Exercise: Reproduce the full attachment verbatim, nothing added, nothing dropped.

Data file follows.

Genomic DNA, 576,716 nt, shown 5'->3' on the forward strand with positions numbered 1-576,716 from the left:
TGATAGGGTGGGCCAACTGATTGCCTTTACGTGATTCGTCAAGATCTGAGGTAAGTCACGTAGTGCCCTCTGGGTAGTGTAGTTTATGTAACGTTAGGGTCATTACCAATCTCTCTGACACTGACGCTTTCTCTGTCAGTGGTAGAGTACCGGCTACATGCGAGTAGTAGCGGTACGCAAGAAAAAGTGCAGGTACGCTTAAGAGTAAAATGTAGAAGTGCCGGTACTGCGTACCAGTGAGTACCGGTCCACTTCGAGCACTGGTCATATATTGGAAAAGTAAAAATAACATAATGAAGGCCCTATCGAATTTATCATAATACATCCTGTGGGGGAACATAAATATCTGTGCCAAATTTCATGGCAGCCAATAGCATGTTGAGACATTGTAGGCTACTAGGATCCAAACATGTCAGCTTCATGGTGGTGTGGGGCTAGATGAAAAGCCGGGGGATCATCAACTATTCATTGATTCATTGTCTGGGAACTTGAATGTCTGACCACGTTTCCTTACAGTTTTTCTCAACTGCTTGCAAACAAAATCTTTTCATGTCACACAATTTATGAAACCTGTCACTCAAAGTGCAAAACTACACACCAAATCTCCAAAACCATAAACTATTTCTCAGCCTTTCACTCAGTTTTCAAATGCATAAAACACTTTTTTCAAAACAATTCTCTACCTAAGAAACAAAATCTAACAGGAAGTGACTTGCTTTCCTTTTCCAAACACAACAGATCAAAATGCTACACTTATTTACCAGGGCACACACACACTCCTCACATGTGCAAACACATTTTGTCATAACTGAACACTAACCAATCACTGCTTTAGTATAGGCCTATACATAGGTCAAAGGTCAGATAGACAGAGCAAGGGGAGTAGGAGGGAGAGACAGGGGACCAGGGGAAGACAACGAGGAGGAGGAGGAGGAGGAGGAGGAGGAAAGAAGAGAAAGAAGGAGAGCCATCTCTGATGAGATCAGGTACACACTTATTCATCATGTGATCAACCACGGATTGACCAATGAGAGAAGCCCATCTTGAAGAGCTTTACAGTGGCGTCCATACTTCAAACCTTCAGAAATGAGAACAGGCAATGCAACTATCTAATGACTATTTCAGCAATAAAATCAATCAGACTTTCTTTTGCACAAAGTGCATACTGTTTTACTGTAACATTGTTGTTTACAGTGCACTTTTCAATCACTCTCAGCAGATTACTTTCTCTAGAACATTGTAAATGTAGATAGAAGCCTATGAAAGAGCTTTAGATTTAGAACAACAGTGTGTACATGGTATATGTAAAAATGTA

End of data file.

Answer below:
Genomic DNA, 576,716 nt, shown 5'->3' on the forward strand with positions numbered 1-576,716 from the left:
TGATAGGGTGGGCCAACTGATTGCCTTTACGTGATTCGTCAAGATCTGAGGTAAGTCACGTAGTGCCCTCTGGGTAGTGTAGTTTATGTAACGTTAGGGTCATTACCAATCTCTCTGACACTGACGCTTTCTCTGTCAGTGGTAGAGTACCGGCTACATGCGAGTAGTAGCGGTACGCAAGAAAAAGTGCAGGTACGCTTAAGAGTAAAATGTAGAAGTGCCGGTACTGCGTACCAGTGAGTACCGGTCCACTTCGAGCACTGGTCATATATTGGAAAAGTAAAAATAACATAATGAAGGCCCTATCGAATTTATCATAATACATCCTGTGGGGGAACATAAATATCTGTGCCAAATTTCATGGCAGCCAATAGCATGTTGAGACATTGTAGGCTACTAGGATCCAAACATGTCAGCTTCATGGTGGTGTGGGGCTAGATGAAAAGCCGGGGGATCATCAACTATTCATTGATTCATTGTCTGGGAACTTGAATGTCTGACCACGTTTCCTTACAGTTTTTCTCAACTGCTTGCAAACAAAATCTTTTCATGTCACACAATTTATGAAACCTGTCACTCAAAGTGCAAAACTACACACCAAATCTCCAAAACCATAAACTATTTCTCAGCCTTTCACTCAGTTTTCAAATGCATAAAACACTTTTTTCAAAACAATTCTCTACCTAAGAAACAAAATCTAACAGGAAGTGACTTGCTTTCCTTTTCCAAACACAACAGATCAAAATGCTACACTTATTTACCAGGGCACACACACACTCCTCACATGTGCAAACACATTTTGTCATAACTGAACACTAACCAATCACTGCTTTAGTATAGGCCTATACATAGGTCAAAGGTCAGATAGACAGAGCAAGGGGAGTAGGAGGGAGAGACAGGGGACCAGGGGAAGACAACGAGGAGGAGGAGGAGGAGGAGGAGGAGGAAAGAAGAGAAAGAAGGAGAGCCATCTCTGATGAGATCAGGTACACACTTATTCATCATGTGATCAACCACGGATTGACCAATGAGAGAAGCCCATCTTGAAGAGCTTTACAGTGGCGTCCATACTTCAAACCTTCAGAAATGAGAACAGGCAATGCAACTATCTAATGACTATTTCAGCAATAAAATCAATCAGACTTTCTTTTGCACAAAGTGCATACTGTTTTACTGTAACATTGTTGTTTACAGTGCACTTTTCAATCACTCTCAGCAGATTACTTTCTCTAGAACATTGTAAATGTAGATAGAAGCCTATGAAAGAGCTTTAGATTTAGAACAACAGTGTGTACATGGTATATGTAAAAATGTA